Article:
Descriptive statistics for self-report measures were as follows: STAI-S = 33.73 ± 8.70; STAI-T = 35.32 ± 8.47; BDI = 2.95 ± 3.53. These results show that all scores for anxiety and depression were within the normal range.
Activation in the right amygdala [MNI 18, −3, −18; t(21) = 3.09, P < 0.05 corrected, cluster size = 297 mm3] was significantly increased to face-masked fearful vs happy faces (Figure 2A). No significant increase in amygdala activity was observed to pattern-masked fearful vs happy faces. However, the mean extracted values from the same voxels in the right amygdala showing the fearful > happy effect in the face-masked condition, revealed significantly decreased activation to pattern-masked fearful vs happy faces [t(21) = −2.48, P < 0.05; Figure 2B].
In the Supplementary data section we provide results in a separate group of 11 subjects who viewed blocks of neutral faces and pattern masks devoid of the fearful and happy target stimuli (Supplementary Figure 1). These data show that the pattern mask stimuli do not by themselves produce significant amygdala signal increases or decreases. Thus, the effect observed to pattern-masked fearful vs happy faces appears to be an active signal decrease in response to the fearful target stimuli (as opposed to a signal increase to happy faces).
No other amygdala voxel clusters were found in the pattern-masked fearful vs happy contrast. There were no significant differences in right amygdala activation between males and females [face-masked: t(20) = −0.05, P = 0.97, pattern-masked: t(20) = 0.03, P = 0.98]. The results remained unchanged when the three subjects who could objectively identify the target stimuli were removed from the analysis. Moreover, objective awareness (d’) to face and pattern mask conditions was not significantly correlated with right amygdala activity to face-masked (r = 0.09, P = 0.68) and pattern-masked fearful vs happy faces (r = 0.02, P = 0.92), respectively.
Voxelwise correlation analyses yielded no significant correlations between either state or trait anxiety scores and amygdala activity in response to either face- or pattern-masked fearful vs happy faces.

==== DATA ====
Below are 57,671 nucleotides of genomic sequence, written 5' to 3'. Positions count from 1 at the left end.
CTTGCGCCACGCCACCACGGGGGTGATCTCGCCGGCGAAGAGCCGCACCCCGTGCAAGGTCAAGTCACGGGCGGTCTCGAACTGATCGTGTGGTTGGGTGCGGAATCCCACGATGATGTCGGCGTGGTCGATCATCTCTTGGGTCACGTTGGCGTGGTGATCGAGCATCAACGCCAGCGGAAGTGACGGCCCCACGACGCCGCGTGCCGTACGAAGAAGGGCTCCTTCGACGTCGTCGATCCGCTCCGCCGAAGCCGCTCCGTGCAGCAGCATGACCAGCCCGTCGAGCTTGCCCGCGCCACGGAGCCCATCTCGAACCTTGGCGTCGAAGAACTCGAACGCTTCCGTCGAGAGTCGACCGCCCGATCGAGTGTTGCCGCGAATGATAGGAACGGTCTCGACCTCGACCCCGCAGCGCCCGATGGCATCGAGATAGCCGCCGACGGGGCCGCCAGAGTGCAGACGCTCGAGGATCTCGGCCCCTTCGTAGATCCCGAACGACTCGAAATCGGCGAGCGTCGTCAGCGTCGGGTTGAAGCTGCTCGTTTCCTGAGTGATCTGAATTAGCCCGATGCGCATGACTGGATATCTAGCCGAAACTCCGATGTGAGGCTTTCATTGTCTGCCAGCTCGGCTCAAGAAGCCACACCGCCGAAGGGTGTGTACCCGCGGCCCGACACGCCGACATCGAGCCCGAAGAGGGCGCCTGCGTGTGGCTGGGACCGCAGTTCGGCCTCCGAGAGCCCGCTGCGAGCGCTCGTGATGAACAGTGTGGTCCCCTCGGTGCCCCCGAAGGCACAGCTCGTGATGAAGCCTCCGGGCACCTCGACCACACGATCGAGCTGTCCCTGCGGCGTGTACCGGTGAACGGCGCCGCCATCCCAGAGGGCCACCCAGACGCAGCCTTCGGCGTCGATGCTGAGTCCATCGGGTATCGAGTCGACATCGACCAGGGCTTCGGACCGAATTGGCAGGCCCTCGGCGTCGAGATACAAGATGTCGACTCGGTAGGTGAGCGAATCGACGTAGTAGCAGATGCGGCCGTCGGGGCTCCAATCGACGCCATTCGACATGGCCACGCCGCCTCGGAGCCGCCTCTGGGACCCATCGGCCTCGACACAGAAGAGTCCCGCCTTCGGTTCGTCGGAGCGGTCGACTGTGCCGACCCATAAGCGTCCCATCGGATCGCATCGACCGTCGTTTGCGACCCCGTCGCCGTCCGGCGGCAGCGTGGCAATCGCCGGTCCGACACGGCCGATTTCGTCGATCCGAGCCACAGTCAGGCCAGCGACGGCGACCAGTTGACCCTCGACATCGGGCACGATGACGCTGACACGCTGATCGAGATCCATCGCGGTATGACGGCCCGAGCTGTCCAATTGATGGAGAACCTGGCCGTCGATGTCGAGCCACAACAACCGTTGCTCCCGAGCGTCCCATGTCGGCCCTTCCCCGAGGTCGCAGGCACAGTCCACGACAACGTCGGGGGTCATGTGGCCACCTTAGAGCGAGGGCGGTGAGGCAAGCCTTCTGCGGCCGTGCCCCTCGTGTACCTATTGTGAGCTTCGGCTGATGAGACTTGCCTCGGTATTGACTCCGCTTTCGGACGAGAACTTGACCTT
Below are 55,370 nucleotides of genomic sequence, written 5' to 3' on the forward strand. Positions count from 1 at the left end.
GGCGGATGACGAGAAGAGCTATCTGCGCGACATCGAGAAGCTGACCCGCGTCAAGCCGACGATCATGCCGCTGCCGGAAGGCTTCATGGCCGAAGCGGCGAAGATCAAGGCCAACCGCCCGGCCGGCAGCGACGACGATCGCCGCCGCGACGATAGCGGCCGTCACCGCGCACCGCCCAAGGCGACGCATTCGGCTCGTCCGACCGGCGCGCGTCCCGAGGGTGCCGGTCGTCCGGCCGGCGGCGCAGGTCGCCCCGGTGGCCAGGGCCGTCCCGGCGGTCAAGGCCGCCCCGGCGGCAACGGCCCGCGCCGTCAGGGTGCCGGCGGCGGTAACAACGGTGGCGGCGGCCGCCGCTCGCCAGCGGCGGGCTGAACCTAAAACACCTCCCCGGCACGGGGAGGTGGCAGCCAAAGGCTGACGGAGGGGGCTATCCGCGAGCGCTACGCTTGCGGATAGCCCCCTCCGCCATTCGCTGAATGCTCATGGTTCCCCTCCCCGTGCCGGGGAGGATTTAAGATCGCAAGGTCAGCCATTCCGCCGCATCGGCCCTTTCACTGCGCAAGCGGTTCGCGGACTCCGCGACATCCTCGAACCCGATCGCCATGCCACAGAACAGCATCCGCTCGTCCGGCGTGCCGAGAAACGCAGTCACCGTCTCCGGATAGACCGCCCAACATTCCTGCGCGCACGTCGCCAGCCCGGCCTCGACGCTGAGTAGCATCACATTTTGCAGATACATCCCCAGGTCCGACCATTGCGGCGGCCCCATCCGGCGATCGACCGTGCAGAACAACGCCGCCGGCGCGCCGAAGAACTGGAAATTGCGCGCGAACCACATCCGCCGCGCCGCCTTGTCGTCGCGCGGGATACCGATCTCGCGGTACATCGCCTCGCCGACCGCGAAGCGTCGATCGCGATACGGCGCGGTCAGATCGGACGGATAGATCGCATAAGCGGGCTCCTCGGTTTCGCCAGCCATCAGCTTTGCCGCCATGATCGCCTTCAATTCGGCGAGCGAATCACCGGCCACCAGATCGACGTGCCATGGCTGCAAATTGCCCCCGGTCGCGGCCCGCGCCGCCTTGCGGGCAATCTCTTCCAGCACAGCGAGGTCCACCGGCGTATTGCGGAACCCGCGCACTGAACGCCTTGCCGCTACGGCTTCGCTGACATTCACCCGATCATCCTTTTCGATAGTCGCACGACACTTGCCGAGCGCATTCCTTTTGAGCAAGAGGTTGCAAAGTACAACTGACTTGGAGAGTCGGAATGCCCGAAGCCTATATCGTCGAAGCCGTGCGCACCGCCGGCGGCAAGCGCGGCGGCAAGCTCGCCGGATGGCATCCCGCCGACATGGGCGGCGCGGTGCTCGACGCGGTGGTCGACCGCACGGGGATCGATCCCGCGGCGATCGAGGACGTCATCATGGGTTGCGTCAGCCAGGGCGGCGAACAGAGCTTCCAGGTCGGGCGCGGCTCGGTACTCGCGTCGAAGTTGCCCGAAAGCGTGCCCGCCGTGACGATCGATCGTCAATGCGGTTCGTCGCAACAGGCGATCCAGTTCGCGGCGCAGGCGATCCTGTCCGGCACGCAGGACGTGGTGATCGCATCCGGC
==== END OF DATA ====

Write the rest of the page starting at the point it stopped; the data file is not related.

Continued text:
In this article, we demonstrated that the amygdala differentially responds to masked fearful and happy faces and that this discrimination was markedly different depending on the context within which the masked faces were presented. The current data replicate findings from previous backward masking studies showing increased amygdala activation to fearful faces when masked with neutral faces (Morris et al., 1998; Whalen et al., 1998; Rauch et al., 2000; Etkin et al., 2004; Pessoa et al., 2006; Williams et al., 2006). Furthermore, we have extended these findings by showing a selective decrease in amygdala activation to fearful faces when they were masked with non-face pattern images. The present data extend the results of our previous backward masking study (Whalen et al. 1998) in two ways: First, we demonstrated a significant increase in amygdala activation to face-masked fearful vs happy faces that were presented for 17 ms (compared to 33 ms in our original study), and second, we demonstrated this effect in a cohort consisting of male and female subjects, whereas our previous report studied only male subjects.
Our data from the pattern-masked condition highlight the fact that the amygdala is differentially activated by masked fearful vs happy faces, but the nature of this response is dependent on the type of mask stimulus used. This interactive effect of mask type and target face expression on amygdala activity was unexpected. Clearly, the basis of amygdala responses in the pattern-mask condition must begin with the fearful faces, but the observed signal decreases might reflect some interaction with other neural systems responding to the pattern mask. Similarly, amygdala signal increases observed in the neutral face mask condition may be influenced by both the fearful target face as well as the neutral face mask. However, the fact that we observed that the same area of the amygdala was responsive to both face- and pattern-masked fearful faces suggests that there are shared underlying neural processes involved in both conditions, which implies that the amygdala may be sensitive to masked fearful faces per se regardless of mask type.